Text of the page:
With wild weather set to impact parts of the country, Maritime NZ wants recreational craft users to think carefully and exercise caution before heading out on the water.
As there are several weather watches and warnings up and down the west coasts of both the North and South islands, Maritime NZ’s harm prevention lead recreational craft, Victoria Slade says, “Recreational craft users should only go out if it is safe, if they understand the conditions, have the correct safety equipment, and have a suitable vessel for the waters they are traversing,”
The warnings and watches are also in place for heavy rain and winds in other places around the country.
Due to the unpredictability of this weather, Slade goes on to say, “To get an understanding of the conditions, it is important to check out MetService’s marine weather forecast to understand the risks on the water. Conditions on the water can be drastically different from those on the land. A light wind on the coast can often increase on the water.”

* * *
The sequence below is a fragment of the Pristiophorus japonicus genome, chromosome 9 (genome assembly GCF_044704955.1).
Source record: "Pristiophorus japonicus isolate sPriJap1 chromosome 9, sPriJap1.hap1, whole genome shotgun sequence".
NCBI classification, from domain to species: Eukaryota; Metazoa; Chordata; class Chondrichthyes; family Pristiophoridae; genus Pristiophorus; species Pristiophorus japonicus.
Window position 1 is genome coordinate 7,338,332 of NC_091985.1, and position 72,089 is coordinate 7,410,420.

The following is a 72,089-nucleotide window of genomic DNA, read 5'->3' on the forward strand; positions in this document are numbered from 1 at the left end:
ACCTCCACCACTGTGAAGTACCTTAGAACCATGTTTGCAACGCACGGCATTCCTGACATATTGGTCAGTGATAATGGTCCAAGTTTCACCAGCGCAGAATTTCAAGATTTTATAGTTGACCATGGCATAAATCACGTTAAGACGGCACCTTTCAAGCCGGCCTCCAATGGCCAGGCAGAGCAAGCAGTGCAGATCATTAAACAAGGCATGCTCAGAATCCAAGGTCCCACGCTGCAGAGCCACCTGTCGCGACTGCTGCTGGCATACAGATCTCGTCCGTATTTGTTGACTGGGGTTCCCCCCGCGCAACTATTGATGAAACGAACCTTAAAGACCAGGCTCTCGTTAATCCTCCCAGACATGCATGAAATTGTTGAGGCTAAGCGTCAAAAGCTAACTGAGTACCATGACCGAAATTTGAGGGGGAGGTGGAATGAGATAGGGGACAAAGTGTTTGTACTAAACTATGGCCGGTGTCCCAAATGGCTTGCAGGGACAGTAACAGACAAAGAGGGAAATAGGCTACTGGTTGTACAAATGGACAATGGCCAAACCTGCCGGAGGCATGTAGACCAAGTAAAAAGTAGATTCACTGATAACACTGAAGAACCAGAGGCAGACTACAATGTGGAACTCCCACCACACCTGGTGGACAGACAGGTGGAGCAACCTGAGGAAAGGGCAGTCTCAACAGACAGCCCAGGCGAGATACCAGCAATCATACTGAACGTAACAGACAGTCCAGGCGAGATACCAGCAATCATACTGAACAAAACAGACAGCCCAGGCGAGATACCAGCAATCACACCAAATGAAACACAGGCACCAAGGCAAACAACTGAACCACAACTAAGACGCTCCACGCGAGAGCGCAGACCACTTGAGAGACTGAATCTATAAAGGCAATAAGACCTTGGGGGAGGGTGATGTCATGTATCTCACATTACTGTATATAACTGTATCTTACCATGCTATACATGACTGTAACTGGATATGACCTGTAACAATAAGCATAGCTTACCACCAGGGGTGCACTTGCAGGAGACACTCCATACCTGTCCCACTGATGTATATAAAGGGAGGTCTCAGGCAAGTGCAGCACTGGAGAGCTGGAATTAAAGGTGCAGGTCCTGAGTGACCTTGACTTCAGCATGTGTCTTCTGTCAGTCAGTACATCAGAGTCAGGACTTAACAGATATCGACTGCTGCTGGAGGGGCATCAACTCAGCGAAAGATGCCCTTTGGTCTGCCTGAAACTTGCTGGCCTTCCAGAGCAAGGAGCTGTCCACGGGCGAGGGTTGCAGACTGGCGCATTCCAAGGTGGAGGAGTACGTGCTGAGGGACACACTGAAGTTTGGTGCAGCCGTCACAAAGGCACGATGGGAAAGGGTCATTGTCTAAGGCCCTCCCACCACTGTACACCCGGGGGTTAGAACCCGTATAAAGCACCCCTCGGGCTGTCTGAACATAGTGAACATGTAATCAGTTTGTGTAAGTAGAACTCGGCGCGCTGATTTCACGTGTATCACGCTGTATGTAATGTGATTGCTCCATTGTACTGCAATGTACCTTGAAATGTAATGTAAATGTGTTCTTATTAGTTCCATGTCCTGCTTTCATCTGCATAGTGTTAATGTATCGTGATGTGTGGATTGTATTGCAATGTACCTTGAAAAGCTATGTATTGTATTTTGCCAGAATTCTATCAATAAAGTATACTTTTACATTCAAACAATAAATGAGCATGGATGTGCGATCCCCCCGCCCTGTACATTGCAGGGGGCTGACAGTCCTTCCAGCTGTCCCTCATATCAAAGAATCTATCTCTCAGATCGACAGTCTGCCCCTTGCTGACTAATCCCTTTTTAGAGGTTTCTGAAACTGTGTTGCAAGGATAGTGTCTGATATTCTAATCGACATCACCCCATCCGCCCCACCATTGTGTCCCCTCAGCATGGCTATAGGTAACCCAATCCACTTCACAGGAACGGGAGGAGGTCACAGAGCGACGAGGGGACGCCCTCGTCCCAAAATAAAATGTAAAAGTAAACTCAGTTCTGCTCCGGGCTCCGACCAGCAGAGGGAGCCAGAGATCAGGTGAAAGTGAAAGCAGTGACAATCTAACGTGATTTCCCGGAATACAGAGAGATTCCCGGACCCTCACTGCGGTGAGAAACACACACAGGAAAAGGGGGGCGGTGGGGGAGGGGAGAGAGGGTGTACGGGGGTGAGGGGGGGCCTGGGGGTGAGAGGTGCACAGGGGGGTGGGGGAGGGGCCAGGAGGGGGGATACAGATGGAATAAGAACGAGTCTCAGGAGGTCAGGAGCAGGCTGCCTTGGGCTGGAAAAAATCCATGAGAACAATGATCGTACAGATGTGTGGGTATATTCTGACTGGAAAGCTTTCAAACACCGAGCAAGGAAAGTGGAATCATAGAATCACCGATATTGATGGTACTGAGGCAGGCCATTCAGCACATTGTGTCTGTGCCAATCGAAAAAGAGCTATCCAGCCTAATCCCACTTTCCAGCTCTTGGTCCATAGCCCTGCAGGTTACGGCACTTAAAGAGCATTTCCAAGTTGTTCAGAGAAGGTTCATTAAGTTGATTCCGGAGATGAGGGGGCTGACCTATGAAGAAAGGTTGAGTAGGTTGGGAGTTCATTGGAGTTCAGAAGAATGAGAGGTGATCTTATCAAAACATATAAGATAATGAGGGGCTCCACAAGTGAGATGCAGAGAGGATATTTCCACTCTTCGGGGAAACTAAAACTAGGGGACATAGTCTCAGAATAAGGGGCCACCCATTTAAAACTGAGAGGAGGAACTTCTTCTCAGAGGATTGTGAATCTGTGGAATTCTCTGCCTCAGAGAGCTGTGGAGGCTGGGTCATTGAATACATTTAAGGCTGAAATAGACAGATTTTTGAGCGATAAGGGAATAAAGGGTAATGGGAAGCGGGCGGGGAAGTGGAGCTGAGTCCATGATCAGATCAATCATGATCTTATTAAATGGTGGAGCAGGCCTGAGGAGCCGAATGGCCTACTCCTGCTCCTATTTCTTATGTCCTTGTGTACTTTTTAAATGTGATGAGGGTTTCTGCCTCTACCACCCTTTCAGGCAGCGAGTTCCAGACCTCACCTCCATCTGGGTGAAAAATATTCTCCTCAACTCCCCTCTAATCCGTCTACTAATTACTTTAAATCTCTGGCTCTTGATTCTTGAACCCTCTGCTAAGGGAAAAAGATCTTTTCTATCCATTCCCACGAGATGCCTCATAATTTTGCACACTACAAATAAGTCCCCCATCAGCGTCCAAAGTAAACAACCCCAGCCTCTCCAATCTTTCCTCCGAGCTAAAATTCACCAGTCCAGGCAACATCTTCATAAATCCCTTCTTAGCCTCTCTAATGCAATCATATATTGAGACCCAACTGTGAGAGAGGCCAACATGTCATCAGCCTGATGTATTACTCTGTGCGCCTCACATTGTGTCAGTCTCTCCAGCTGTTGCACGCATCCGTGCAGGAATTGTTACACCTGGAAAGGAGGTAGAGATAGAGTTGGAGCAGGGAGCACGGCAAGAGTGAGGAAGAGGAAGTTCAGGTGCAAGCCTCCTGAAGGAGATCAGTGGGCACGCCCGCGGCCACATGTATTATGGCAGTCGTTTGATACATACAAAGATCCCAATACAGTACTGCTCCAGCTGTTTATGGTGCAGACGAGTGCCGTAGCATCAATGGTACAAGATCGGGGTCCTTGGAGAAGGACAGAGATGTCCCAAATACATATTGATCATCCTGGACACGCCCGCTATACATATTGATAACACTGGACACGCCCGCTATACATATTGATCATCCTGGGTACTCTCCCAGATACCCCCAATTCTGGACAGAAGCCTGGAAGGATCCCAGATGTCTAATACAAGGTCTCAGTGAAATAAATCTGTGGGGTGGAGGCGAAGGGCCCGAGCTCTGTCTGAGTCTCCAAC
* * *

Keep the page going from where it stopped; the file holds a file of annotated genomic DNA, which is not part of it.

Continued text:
Maritime NZ strongly discourages anyone from undertaking recreational craft activities in flooded locations, or on swollen waterways particularly in the South Island where there is a heavy rain forecast.
“These pose a significant risk. Floodwaters can hide hazards, such as branches or logs, and the flow of a waterway can be deceivingly quick. As well as understanding the marine weather forecast, anyone who does head out on the water should wear a properly fitted lifejacket, and ensure that they take two forms of communication (such as a beacon and a cellphone). Being able to call for help should you get into trouble, is a lifesaver,” Slade says.
Even in those parts of the country that have relatively clear forecasts, there are risks when heading out on the water.
“We have seen incidents where people have ended up in the water, a long way from help and unable to call for assistance. A fun day on the water can easily turn to disaster quickly. It is better to be safe than sorry,” she says.
“Maritime NZ wants people to have fun on the water, but in a way that ensures they get home safely to their whānau and friends.”